Why the monster highway bill is bad for your wallet

· December 2, 2015  
    Font Size A A A
Blue hour highway image
John Spade | Flickr

Most people look to the holiday season as a time for helping: a time for giving.  Congress is in the giving spirit, too.  In fact, Congress just gift-wrapped a five-year, 1,300-page transportation bill, the “Fixing America’s Surface Transportation Act (or FAST Act)” that only a liberal president would put on his wish list. The bill spends billions of dollars, reauthorizes the Export-Import Bank (see crony capitalism), while paying for it all with phony spending offsets.

In most recent years, Congress has provided roughly $50 billion in highway spending per year.  By this measure, the FAST act is a large spending increase.  In the very first year alone, the highway bill increases spending by $2.1 billion, eventually increasing it by $6.1 billion in the final year of the bill—or more than $12 billion in new spending over the five years.

Aside from the federal government taking an ever-larger role in transportation, a function that should be left to the states, this bill is a budget buster.   In total, the bill provides $280 billion for the highway trust fund, plus a $25 billion from the general account at the Treasury, for a total of $305 billion.  In total, $70 billion will be transferred from the general account into the highway trust fund, a bailout that is a mere drop in the long history of highway trust fund bailouts, which have already totaled more than $73 billion since 2008.

As it is, the highway trust fund is bankrupt.  The main funding mechanism, the gas tax, only raises about $35 billion per year.  Yet, Congress has been adamantly spending much more.  As a result, the highway trust fund is running negative cash balances indefinitely (see graph).

GRAPH HERE

The Republican majority is making the case that much of the new spending is offset, but there is just one problem: most of the offsets are phony.

The Republicans’ persistence in increasing spending is one thing, but using fake offsets to pay for that spending is simply fraudulent.  And this bill is full of fake offsets.

The largest offset comes from Congress meddling in the Federal Reserves balance sheet, skimming from the central bank roughly $20 – $53 billion, depending on how the Congressional Budget Office interprets the legislative text.  This Federal Reserve account is considered a “rainy-day” fund, used to shore up any imbalances the Fed may be facing.  Without this account, any losses the bank must cover will now be the taxpayer’s liability.  This brings us to a rare moment where I’ll agree with the Fed’s own statement on the matter: “Using resources of the Federal Reserve to finance fiscal spending sets a bad precedent,” and “it infringes on the independence of the central bank and weakens fiscal discipline.” When the Federal Reserve, of all places, is chastising Congress for weakening fiscal discipline, you know you’ve got a problem.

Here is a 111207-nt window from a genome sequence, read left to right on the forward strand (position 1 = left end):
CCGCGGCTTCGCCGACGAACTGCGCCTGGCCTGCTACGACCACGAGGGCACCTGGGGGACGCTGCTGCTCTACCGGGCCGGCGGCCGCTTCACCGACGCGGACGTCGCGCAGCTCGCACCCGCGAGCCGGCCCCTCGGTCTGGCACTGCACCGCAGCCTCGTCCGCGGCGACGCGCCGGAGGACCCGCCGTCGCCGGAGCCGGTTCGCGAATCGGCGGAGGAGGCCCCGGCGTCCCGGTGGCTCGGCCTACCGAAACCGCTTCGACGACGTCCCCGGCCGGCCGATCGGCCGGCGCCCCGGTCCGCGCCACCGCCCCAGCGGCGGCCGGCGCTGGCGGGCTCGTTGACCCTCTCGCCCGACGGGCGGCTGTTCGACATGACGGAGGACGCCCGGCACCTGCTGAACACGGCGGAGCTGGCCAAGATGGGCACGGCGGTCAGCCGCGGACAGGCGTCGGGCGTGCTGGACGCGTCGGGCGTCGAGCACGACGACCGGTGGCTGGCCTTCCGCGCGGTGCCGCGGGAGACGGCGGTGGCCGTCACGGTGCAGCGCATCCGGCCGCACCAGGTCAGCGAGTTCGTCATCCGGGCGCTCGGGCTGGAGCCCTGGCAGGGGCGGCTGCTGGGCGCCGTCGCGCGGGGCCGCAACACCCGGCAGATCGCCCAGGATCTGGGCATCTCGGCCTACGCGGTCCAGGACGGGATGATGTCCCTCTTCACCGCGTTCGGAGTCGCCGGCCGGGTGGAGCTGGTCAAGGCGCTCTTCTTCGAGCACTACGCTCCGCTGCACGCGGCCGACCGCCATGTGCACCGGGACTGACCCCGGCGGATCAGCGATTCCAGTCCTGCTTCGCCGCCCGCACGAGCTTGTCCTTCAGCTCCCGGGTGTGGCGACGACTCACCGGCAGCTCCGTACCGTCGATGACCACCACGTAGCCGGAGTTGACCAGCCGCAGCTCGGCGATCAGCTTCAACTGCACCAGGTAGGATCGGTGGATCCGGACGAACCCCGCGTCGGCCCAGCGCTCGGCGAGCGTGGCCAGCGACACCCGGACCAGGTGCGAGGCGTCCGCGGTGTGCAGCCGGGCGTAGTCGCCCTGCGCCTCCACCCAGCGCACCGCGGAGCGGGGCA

The next “offset” the bill creates is from selling oil from the Strategic Petroleum Reserve.  There are just a few problems with this.  First, this pay-for was recently used to raise $5 billion as a down payment for new spending in the Bipartisan Budget Act of 2015.  But even more troubling, the cash Congress is predicting to raise will likely never materialize.  For starters, Congress is estimating the money raised from the sale of oil at $90 per barrel.  However, oil currently sells for as low as $40 per barrel.  Welcome to Congressional math.

Finally, the bill includes a number of other budget gimmicks.  It would attempt to raise $7 billion by reducing the amount of dividends the Federal Reserve pays to its largest member banks who own shares of the Fed’s regional banks. The bill also “raises” money by confiscating passports of delinquent taxpayers and increasing Customs and Border Protection fees.

All that being said, the bill is 1,300 pages—long enough that most members of Congress will never read it in its entirety.  But most importantly, the official score keeper, the Congressional Budget Office, has yet to release the details of how much this bill will actually cost the American taxpayer.  At Conservative Review, we’ll keep reading the bill and will update our readers as more information is made available.  Stay tuned!


Want to keep up with what’s going on in Washington without the liberal media slant, establishment spin, and politician-ese?

Sign up to get CRTV’s Capitol Hill Brief in your inbox every evening! It’s free!

* indicates required


Author: John Gray

John Gray is a senior editor of Conservative Review. Follow him on Twitter @JohnW_Gray.